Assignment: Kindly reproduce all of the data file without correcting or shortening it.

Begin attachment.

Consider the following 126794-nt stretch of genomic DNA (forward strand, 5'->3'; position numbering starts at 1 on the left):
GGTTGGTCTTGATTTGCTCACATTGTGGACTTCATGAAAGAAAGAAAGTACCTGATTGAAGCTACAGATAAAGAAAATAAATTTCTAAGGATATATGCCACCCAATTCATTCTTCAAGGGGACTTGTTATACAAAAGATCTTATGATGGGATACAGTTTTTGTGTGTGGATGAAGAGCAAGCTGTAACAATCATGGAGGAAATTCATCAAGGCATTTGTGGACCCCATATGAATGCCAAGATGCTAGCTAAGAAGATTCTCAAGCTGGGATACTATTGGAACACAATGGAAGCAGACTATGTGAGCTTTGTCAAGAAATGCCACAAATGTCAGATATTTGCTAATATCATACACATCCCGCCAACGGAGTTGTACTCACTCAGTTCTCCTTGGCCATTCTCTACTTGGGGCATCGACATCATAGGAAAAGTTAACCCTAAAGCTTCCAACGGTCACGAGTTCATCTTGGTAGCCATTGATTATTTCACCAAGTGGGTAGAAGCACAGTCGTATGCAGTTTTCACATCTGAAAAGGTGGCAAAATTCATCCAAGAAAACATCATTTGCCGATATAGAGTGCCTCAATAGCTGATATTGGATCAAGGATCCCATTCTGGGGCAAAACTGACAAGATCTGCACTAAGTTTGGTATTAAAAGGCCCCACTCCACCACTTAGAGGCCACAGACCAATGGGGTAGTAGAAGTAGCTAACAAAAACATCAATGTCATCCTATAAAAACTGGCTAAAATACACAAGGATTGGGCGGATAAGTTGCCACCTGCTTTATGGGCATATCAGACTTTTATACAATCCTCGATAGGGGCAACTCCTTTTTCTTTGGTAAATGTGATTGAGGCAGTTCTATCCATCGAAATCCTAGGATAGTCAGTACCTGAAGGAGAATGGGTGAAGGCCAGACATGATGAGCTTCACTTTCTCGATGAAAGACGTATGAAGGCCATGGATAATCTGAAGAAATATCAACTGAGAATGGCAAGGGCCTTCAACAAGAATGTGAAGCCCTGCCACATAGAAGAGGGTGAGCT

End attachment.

Consider the following 126794-nt stretch of genomic DNA (forward strand, 5'->3'; position numbering starts at 1 on the left):
GGTTGGTCTTGATTTGCTCACATTGTGGACTTCATGAAAGAAAGAAAGTACCTGATTGAAGCTACAGATAAAGAAAATAAATTTCTAAGGATATATGCCACCCAATTCATTCTTCAAGGGGACTTGTTATACAAAAGATCTTATGATGGGATACAGTTTTTGTGTGTGGATGAAGAGCAAGCTGTAACAATCATGGAGGAAATTCATCAAGGCATTTGTGGACCCCATATGAATGCCAAGATGCTAGCTAAGAAGATTCTCAAGCTGGGATACTATTGGAACACAATGGAAGCAGACTATGTGAGCTTTGTCAAGAAATGCCACAAATGTCAGATATTTGCTAATATCATACACATCCCGCCAACGGAGTTGTACTCACTCAGTTCTCCTTGGCCATTCTCTACTTGGGGCATCGACATCATAGGAAAAGTTAACCCTAAAGCTTCCAACGGTCACGAGTTCATCTTGGTAGCCATTGATTATTTCACCAAGTGGGTAGAAGCACAGTCGTATGCAGTTTTCACATCTGAAAAGGTGGCAAAATTCATCCAAGAAAACATCATTTGCCGATATAGAGTGCCTCAATAGCTGATATTGGATCAAGGATCCCATTCTGGGGCAAAACTGACAAGATCTGCACTAAGTTTGGTATTAAAAGGCCCCACTCCACCACTTAGAGGCCACAGACCAATGGGGTAGTAGAAGTAGCTAACAAAAACATCAATGTCATCCTATAAAAACTGGCTAAAATACACAAGGATTGGGCGGATAAGTTGCCACCTGCTTTATGGGCATATCAGACTTTTATACAATCCTCGATAGGGGCAACTCCTTTTTCTTTGGTAAATGTGATTGAGGCAGTTCTATCCATCGAAATCCTAGGATAGTCAGTACCTGAAGGAGAATGGGTGAAGGCCAGACATGATGAGCTTCACTTTCTCGATGAAAGACGTATGAAGGCCATGGATAATCTGAAGAAATATCAACTGAGAATGGCAAGGGCCTTCAACAAGAATGTGAAGCCCTGCCACATAGAAGAGGGTGAGCT